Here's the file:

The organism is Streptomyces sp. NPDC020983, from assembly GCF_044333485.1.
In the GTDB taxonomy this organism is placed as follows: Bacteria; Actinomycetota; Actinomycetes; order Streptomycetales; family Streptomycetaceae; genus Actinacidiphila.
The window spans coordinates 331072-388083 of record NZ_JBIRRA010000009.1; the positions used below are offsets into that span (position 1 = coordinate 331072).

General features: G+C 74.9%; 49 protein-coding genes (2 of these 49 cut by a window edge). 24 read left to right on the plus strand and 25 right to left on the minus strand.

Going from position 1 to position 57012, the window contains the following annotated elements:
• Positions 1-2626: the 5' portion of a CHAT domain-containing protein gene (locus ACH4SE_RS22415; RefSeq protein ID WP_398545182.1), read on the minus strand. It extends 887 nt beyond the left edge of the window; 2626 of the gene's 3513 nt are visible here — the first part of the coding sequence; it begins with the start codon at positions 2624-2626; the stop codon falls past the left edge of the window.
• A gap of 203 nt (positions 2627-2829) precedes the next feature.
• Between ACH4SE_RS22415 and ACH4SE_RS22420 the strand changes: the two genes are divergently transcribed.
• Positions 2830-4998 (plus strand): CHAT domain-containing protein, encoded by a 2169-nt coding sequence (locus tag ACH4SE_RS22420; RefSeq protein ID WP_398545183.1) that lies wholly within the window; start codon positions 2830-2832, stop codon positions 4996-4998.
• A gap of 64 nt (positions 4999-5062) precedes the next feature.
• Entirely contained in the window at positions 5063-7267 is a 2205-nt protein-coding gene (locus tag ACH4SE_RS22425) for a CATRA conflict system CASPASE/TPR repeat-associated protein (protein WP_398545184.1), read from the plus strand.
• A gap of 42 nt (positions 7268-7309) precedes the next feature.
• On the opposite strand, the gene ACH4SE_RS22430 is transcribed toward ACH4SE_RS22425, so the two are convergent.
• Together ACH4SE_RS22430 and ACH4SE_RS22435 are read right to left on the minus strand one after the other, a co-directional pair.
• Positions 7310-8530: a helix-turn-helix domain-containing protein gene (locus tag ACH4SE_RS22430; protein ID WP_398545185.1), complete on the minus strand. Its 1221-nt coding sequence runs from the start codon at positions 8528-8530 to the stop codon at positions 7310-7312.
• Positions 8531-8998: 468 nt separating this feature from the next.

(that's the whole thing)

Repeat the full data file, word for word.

The organism is Streptomyces sp. NPDC020983, from assembly GCF_044333485.1.
In the GTDB taxonomy this organism is placed as follows: Bacteria; Actinomycetota; Actinomycetes; order Streptomycetales; family Streptomycetaceae; genus Actinacidiphila.
The window spans coordinates 331072-388083 of record NZ_JBIRRA010000009.1; the positions used below are offsets into that span (position 1 = coordinate 331072).

General features: G+C 74.9%; 49 protein-coding genes (2 of these 49 cut by a window edge). 24 read left to right on the plus strand and 25 right to left on the minus strand.

Going from position 1 to position 57012, the window contains the following annotated elements:
• Positions 1-2626: the 5' portion of a CHAT domain-containing protein gene (locus ACH4SE_RS22415; RefSeq protein ID WP_398545182.1), read on the minus strand. It extends 887 nt beyond the left edge of the window; 2626 of the gene's 3513 nt are visible here — the first part of the coding sequence; it begins with the start codon at positions 2624-2626; the stop codon falls past the left edge of the window.
• A gap of 203 nt (positions 2627-2829) precedes the next feature.
• Between ACH4SE_RS22415 and ACH4SE_RS22420 the strand changes: the two genes are divergently transcribed.
• Positions 2830-4998 (plus strand): CHAT domain-containing protein, encoded by a 2169-nt coding sequence (locus tag ACH4SE_RS22420; RefSeq protein ID WP_398545183.1) that lies wholly within the window; start codon positions 2830-2832, stop codon positions 4996-4998.
• A gap of 64 nt (positions 4999-5062) precedes the next feature.
• Entirely contained in the window at positions 5063-7267 is a 2205-nt protein-coding gene (locus tag ACH4SE_RS22425) for a CATRA conflict system CASPASE/TPR repeat-associated protein (protein WP_398545184.1), read from the plus strand.
• A gap of 42 nt (positions 7268-7309) precedes the next feature.
• On the opposite strand, the gene ACH4SE_RS22430 is transcribed toward ACH4SE_RS22425, so the two are convergent.
• Together ACH4SE_RS22430 and ACH4SE_RS22435 are read right to left on the minus strand one after the other, a co-directional pair.
• Positions 7310-8530: a helix-turn-helix domain-containing protein gene (locus tag ACH4SE_RS22430; protein ID WP_398545185.1), complete on the minus strand. Its 1221-nt coding sequence runs from the start codon at positions 8528-8530 to the stop codon at positions 7310-7312.
• Positions 8531-8998: 468 nt separating this feature from the next.